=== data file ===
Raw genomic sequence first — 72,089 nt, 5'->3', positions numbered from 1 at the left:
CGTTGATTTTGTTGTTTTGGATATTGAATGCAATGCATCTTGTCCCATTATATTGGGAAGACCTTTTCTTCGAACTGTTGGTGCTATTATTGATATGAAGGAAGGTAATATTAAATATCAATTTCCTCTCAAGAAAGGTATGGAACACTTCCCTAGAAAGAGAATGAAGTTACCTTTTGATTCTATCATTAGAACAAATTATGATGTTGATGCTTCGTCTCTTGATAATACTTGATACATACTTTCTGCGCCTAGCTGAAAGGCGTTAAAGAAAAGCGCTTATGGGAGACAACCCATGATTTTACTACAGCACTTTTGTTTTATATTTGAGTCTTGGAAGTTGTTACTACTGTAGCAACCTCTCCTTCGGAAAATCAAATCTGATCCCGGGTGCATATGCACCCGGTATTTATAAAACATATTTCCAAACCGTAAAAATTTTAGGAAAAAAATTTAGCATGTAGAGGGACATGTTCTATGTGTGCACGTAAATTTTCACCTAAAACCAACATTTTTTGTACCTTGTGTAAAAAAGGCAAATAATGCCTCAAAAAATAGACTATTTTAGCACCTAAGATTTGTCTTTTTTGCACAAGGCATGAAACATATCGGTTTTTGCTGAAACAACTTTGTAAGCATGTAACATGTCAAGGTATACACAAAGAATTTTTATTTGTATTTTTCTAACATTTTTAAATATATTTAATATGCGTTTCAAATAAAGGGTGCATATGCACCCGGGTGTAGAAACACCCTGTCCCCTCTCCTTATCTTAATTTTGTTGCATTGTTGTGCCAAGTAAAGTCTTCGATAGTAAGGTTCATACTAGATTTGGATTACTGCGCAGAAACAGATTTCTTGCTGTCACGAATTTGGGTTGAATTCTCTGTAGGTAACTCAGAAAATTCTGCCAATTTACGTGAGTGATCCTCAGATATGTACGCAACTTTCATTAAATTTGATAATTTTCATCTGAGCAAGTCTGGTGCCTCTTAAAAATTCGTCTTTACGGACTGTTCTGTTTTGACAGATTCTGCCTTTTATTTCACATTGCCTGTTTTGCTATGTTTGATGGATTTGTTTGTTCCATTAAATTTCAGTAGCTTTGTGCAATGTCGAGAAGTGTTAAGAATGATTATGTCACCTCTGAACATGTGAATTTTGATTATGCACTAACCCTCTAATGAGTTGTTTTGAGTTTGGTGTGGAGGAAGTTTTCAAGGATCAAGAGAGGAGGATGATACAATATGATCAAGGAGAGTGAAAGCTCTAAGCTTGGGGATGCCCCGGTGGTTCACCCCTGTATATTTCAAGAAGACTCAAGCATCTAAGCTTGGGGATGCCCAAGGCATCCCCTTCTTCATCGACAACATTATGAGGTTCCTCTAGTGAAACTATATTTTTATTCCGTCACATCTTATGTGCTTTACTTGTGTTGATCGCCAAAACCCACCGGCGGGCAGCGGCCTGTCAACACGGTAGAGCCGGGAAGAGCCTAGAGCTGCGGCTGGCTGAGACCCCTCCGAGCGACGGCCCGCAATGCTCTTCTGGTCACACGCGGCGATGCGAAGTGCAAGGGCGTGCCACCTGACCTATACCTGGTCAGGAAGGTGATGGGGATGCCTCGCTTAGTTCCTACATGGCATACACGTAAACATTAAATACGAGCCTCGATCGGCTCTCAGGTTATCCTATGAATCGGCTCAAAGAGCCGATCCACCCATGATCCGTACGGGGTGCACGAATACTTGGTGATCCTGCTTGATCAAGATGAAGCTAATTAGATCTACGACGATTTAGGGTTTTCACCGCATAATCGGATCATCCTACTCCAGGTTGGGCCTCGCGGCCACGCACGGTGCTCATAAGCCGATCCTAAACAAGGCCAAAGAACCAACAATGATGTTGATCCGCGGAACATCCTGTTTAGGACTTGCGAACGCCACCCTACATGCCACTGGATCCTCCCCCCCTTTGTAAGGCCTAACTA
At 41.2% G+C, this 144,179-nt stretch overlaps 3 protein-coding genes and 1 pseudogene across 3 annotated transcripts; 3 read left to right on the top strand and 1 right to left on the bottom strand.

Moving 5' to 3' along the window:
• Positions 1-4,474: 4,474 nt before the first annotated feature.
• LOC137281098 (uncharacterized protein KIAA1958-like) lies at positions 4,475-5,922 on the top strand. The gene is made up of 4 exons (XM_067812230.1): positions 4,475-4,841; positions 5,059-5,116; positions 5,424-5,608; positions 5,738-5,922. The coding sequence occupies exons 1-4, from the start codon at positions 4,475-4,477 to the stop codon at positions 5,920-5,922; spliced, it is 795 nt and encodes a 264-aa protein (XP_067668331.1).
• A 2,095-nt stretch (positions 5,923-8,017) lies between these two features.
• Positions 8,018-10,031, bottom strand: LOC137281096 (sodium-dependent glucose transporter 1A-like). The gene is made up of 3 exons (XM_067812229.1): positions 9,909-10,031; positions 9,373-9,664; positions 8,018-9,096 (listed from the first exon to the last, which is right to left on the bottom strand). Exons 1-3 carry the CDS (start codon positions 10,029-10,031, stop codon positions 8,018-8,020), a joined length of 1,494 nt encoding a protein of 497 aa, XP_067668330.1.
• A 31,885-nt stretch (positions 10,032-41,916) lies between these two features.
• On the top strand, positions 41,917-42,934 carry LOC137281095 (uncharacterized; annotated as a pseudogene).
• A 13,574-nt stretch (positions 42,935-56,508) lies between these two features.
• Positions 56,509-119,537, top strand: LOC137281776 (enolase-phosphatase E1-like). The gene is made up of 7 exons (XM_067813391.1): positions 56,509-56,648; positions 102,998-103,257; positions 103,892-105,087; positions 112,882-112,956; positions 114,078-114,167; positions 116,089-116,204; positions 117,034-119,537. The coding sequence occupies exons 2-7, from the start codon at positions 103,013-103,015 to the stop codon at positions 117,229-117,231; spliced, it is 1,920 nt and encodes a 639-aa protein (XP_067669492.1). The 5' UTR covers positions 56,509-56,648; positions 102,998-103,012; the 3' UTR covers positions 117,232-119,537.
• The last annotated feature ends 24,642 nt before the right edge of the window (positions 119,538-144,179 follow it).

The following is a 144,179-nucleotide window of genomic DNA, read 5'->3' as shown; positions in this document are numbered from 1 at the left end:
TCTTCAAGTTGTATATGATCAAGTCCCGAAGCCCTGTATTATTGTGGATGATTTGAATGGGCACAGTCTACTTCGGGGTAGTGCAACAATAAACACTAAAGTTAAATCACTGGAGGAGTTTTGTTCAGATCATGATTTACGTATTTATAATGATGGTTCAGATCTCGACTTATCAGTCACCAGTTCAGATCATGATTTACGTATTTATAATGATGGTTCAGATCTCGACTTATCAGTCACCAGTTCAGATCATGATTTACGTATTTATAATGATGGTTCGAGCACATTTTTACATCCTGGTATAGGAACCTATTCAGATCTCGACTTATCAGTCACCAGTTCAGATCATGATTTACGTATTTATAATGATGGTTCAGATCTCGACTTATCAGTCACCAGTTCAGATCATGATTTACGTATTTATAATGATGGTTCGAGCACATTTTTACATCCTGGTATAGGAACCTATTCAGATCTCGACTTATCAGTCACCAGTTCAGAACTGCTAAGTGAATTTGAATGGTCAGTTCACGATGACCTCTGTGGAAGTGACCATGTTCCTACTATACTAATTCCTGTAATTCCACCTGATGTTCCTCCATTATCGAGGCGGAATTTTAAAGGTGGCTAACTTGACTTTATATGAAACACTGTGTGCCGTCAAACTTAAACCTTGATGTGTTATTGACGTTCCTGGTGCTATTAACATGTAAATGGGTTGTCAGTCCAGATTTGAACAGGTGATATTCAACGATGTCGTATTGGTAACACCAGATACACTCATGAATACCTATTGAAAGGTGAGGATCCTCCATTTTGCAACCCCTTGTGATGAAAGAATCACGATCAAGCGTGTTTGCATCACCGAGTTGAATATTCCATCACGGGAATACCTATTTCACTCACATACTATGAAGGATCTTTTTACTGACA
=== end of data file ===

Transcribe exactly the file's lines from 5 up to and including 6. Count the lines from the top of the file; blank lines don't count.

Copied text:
• Positions 1-4,474: 4,474 nt before the first annotated feature.
• LOC137281098 (uncharacterized protein KIAA1958-like) lies at positions 4,475-5,922 on the top strand. The gene is made up of 4 exons (XM_067812230.1): positions 4,475-4,841; positions 5,059-5,116; positions 5,424-5,608; positions 5,738-5,922. The coding sequence occupies exons 1-4, from the start codon at positions 4,475-4,477 to the stop codon at positions 5,920-5,922; spliced, it is 795 nt and encodes a 264-aa protein (XP_067668331.1).